The origins of propagate are firmly rooted in the field of horticulture. The word is a 16th century Latin borrowing, ultimately from the verb propagare, which means "to set (onto a plant) a small shoot or twig cut for planting or grafting." The word's meaning quickly extended from the realm of the farm and field to less material kinds of reproduction, such as the spreading of ideas and beliefs. The similarity between propagate and propaganda is not coincidental; that word also comes to us from propagare, although it took a more circuitous route.
We are discovering new ways to propagate plants without seeds.
He propagated the apple tree by grafting.
The plants failed to propagate.
Recent Examples on the WebFor most of the 20th century, neuroscientists largely agreed that neurons are the only brain cells that propagate electrical signals.—Laura Dattaro, Quanta Magazine, 18 Oct. 2023 The A-frame wood stand with glass bulb vases is perfect for propagating plant cuttings, offering both functionality and aesthetic appeal to your home.—Kathy Barr, Rolling Stone, 15 Nov. 2023 Cut your own plants right below the node, package them up in a moisture-retaining material like some sphagnum moss or a wet paper towel, wrap them up in cling wrap, add a little bow, and voila—a bouquet of cuttings ready to propagate into more leafy little ones.—Helen Bradshaw, Popular Science, 9 Nov. 2023 Siebel says society should be aligned that AI shouldn’t misuse private information, propagate social health hazards, interfere with democratic processes, or be used for sensitive military applications without civilian oversight.—Byjohn Kell, Fortune, 8 Nov. 2023 The set includes a cleaning brush to easily clean out tubes between propagating different plant cuttings.—Samantha Jones, Better Homes & Gardens, 24 Aug. 2023 When the crush occurred, city officials either overtly or obliquely began propagating the notion that the revelers themselves must have been at fault, having overindulged in drink or drugs or otherwise ignored the obvious danger signs.—TIME, 26 Oct. 2023 Israel, supported by individuals in the US government, have propagated lies such as this many times before.—Joe Snell, Washington Post, 19 Oct. 2023 Ismaili missionaries fanned out across the Muslim world to propagate their faith and provide spiritual guidance, despite facing persecution by Sunni authorities.—Nicholas Liu, Smithsonian Magazine, 10 Oct. 2023 See More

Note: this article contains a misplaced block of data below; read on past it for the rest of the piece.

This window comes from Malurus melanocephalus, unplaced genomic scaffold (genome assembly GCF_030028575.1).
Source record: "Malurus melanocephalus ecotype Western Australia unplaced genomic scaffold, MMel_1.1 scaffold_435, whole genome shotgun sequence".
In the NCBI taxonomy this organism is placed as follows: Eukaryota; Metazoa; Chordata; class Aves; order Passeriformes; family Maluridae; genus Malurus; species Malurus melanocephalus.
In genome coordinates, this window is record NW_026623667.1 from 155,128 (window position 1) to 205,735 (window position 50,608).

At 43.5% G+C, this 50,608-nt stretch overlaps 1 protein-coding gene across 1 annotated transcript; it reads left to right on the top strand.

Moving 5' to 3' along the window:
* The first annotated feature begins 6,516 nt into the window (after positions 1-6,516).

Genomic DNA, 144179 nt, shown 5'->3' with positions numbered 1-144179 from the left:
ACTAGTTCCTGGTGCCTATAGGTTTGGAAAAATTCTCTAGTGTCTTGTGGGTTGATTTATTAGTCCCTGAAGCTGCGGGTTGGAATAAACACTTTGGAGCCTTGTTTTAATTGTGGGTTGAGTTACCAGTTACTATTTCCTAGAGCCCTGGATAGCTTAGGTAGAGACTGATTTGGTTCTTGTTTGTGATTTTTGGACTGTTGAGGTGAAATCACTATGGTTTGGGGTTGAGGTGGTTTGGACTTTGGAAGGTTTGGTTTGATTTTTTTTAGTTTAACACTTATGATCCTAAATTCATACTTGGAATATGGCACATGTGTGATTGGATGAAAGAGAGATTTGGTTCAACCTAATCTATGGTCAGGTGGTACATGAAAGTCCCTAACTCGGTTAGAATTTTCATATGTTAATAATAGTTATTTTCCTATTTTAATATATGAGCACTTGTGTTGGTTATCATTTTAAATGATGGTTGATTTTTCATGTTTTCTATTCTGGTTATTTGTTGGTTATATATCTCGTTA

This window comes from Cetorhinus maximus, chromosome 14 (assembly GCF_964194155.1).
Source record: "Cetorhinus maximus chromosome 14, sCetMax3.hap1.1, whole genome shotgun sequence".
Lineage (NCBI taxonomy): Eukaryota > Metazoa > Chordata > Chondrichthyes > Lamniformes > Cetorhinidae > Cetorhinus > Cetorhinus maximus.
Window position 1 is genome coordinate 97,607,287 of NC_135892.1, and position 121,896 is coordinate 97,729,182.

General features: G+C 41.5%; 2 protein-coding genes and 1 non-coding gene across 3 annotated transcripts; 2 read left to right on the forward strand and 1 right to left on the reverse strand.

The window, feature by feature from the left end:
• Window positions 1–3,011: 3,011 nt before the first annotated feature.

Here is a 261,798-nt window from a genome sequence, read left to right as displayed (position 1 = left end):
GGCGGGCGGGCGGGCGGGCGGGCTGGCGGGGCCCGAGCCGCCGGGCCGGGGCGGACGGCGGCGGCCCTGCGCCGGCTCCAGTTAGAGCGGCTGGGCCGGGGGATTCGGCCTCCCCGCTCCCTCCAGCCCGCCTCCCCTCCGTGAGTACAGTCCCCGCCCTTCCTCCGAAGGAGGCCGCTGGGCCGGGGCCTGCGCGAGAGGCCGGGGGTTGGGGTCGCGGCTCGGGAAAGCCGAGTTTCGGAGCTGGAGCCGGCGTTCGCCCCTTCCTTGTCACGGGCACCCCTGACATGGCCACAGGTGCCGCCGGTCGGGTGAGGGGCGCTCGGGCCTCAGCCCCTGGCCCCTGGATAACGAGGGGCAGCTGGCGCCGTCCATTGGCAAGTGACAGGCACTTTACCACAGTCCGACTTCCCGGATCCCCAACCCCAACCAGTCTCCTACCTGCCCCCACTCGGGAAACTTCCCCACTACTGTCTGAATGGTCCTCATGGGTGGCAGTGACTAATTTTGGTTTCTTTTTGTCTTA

These examples are programmatically compiled from various online sources to illustrate current usage of the word 'propagate.' Any opinions expressed in the examples do not represent those of Merriam-Webster or its editors. Send us feedback about these examples.
Latin propagatus, past participle of propagare to set slips, propagate, from propages slip, offspring, from pro- before + pangere to fasten — more at pro-, pact